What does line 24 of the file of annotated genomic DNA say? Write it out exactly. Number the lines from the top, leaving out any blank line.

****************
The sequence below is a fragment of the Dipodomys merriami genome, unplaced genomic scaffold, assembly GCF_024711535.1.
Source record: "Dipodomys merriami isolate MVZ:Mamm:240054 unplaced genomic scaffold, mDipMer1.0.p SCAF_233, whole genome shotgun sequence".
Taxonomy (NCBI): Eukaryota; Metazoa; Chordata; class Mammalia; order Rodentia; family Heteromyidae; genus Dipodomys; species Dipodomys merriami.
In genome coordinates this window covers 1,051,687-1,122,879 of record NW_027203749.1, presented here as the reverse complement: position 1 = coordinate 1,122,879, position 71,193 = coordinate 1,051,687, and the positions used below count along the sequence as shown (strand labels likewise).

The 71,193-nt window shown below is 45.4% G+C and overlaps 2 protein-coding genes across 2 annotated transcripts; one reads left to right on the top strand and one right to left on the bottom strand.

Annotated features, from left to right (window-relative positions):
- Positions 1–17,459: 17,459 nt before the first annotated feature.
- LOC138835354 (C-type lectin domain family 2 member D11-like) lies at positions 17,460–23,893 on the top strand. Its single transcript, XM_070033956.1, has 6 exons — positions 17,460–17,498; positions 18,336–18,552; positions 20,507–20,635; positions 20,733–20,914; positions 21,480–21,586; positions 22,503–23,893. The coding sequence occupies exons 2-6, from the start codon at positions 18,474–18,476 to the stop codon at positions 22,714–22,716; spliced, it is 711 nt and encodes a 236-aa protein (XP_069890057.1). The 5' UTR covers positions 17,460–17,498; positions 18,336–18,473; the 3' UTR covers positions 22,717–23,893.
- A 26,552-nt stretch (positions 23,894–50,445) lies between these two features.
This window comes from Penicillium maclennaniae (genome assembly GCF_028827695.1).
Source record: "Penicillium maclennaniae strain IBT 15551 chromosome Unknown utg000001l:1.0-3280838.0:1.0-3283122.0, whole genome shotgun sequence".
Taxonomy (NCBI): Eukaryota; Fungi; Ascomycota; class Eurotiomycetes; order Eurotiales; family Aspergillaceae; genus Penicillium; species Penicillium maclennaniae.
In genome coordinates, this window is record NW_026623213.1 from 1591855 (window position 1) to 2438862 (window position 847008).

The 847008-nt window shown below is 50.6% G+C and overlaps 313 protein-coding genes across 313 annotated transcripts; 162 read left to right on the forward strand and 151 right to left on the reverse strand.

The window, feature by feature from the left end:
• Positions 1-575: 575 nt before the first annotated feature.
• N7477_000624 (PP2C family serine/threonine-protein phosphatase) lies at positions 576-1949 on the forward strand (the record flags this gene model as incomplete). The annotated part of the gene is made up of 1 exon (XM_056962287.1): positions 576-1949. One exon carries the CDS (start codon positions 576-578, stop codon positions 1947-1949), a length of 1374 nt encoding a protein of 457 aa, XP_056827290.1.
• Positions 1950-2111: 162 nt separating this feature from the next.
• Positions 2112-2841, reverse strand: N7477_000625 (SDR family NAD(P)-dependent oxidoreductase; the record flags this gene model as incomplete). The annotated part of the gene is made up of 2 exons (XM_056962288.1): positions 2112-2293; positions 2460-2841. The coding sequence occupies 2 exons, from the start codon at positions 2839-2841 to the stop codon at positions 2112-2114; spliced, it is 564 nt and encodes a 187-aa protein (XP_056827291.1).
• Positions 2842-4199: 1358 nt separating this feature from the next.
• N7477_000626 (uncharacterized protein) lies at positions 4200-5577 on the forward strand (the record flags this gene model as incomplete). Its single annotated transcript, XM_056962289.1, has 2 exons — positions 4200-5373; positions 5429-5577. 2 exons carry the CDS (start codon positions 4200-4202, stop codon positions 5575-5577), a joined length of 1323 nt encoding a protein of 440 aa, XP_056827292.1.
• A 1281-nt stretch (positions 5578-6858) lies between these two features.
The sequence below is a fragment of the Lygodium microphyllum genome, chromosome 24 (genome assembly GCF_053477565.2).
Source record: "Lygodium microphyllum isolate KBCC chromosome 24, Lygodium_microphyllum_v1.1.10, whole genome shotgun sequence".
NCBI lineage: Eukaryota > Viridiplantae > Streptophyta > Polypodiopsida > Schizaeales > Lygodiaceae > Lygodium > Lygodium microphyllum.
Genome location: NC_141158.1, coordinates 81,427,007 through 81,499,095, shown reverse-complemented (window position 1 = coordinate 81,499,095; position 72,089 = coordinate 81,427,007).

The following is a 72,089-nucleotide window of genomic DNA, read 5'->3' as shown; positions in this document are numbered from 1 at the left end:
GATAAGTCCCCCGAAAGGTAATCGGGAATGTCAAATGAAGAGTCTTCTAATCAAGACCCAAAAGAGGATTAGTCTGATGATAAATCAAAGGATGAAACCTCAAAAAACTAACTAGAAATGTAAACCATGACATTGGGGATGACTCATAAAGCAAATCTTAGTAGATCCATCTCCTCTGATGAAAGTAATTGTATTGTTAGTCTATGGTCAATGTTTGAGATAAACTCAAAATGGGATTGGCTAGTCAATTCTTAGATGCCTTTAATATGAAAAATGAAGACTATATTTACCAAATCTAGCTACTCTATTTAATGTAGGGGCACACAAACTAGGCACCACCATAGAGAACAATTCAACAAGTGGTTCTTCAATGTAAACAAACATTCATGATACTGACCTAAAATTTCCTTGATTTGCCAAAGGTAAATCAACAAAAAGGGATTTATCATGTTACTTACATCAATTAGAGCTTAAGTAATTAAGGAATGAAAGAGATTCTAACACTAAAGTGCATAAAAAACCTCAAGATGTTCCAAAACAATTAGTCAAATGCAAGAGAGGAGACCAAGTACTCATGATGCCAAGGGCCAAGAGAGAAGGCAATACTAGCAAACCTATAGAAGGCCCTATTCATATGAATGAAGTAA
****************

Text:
Source record: "Lygodium microphyllum isolate KBCC chromosome 24, Lygodium_microphyllum_v1.1.10, whole genome shotgun sequence".